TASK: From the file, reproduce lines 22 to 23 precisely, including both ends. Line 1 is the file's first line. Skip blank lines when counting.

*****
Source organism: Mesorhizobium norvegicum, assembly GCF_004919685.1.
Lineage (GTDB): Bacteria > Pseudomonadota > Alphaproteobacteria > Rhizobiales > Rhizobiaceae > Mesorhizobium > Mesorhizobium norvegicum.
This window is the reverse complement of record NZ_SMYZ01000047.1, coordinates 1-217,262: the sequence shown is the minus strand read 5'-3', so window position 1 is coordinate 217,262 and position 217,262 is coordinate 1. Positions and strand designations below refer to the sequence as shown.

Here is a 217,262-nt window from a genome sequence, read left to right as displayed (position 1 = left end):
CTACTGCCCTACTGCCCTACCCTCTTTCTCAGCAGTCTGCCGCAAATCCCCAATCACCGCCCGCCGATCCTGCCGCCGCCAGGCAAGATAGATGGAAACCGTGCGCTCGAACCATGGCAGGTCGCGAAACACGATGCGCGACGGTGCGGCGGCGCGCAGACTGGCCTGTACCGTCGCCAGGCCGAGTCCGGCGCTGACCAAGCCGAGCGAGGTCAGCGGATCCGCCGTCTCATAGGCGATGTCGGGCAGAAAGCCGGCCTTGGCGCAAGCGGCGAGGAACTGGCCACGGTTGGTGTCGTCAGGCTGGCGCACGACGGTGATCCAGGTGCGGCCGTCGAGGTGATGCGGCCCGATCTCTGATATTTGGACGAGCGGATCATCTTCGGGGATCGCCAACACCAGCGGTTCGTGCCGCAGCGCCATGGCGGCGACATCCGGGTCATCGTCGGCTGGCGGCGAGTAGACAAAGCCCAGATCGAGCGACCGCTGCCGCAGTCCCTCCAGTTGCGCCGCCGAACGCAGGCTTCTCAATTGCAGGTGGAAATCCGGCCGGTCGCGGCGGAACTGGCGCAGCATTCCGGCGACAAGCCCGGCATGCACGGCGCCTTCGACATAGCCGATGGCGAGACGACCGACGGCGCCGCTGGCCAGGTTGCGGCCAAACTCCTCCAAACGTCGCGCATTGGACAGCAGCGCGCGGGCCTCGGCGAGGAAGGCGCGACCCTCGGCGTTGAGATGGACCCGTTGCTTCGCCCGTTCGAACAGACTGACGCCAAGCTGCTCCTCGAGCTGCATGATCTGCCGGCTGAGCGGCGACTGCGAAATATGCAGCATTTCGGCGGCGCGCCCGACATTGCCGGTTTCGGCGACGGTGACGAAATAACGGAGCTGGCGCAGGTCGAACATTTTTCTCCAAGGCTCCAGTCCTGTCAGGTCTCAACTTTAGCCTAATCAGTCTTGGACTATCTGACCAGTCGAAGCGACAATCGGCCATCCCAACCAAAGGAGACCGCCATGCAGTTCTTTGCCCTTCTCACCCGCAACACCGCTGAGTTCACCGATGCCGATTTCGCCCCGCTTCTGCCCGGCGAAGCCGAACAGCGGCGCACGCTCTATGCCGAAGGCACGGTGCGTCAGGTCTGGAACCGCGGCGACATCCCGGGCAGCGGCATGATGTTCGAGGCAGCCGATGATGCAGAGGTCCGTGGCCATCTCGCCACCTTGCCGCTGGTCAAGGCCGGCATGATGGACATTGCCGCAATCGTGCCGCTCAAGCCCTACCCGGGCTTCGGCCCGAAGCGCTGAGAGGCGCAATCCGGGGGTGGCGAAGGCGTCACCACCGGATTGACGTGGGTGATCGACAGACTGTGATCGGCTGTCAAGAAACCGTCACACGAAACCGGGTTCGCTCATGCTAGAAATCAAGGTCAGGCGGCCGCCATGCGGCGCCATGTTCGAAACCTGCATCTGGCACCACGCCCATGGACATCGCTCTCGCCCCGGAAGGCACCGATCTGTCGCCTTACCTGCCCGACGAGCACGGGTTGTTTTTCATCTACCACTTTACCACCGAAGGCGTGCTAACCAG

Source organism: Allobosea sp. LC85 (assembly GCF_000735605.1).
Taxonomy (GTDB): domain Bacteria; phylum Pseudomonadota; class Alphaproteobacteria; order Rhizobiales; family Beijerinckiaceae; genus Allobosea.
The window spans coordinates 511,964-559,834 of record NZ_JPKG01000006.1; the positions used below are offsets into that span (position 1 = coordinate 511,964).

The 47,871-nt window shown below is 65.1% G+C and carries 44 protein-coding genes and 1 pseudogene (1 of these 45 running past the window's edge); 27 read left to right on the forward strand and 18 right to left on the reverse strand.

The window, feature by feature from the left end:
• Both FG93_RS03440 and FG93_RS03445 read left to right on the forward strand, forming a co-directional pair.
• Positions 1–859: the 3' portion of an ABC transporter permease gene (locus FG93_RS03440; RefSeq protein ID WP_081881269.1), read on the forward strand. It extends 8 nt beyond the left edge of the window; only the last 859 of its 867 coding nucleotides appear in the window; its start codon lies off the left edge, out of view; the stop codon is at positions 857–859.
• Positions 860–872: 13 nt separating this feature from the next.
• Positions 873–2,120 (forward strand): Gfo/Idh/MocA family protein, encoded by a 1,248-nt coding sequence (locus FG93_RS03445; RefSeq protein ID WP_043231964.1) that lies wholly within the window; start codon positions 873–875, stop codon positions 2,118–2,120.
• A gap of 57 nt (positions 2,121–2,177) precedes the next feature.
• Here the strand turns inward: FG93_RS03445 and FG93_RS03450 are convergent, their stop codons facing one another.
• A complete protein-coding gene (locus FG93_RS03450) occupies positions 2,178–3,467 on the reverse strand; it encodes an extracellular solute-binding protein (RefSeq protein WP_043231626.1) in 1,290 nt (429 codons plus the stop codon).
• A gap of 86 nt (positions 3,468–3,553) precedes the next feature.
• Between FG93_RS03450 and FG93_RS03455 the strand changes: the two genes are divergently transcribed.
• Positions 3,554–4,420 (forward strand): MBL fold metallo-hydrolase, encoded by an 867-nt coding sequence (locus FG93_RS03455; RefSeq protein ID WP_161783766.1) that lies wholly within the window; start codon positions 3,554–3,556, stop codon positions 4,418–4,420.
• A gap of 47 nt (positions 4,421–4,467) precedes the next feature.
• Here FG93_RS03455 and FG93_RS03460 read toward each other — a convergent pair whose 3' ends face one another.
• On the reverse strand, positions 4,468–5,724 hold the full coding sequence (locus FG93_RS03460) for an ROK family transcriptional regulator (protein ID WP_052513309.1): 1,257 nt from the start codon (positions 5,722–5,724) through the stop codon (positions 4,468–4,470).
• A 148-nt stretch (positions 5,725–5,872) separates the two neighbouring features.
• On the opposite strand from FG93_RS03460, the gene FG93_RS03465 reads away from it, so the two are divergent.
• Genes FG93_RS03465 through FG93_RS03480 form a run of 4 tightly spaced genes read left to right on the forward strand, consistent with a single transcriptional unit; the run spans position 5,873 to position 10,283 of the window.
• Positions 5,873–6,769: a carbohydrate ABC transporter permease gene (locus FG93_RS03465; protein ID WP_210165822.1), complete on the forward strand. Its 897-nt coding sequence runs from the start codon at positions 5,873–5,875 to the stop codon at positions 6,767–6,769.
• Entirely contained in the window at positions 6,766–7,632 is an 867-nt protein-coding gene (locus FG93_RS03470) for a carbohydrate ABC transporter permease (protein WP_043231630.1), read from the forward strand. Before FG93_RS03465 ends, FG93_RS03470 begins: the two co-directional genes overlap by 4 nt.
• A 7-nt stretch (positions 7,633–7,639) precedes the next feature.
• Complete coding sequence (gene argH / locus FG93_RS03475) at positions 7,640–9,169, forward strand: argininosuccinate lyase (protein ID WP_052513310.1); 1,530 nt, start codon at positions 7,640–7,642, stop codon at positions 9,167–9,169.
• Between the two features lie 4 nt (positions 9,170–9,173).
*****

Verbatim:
• Here FG93_RS03455 and FG93_RS03460 read toward each other — a convergent pair whose 3' ends face one another.
• On the reverse strand, positions 4,468–5,724 hold the full coding sequence (locus FG93_RS03460) for an ROK family transcriptional regulator (protein ID WP_052513309.1): 1,257 nt from the start codon (positions 5,722–5,724) through the stop codon (positions 4,468–4,470).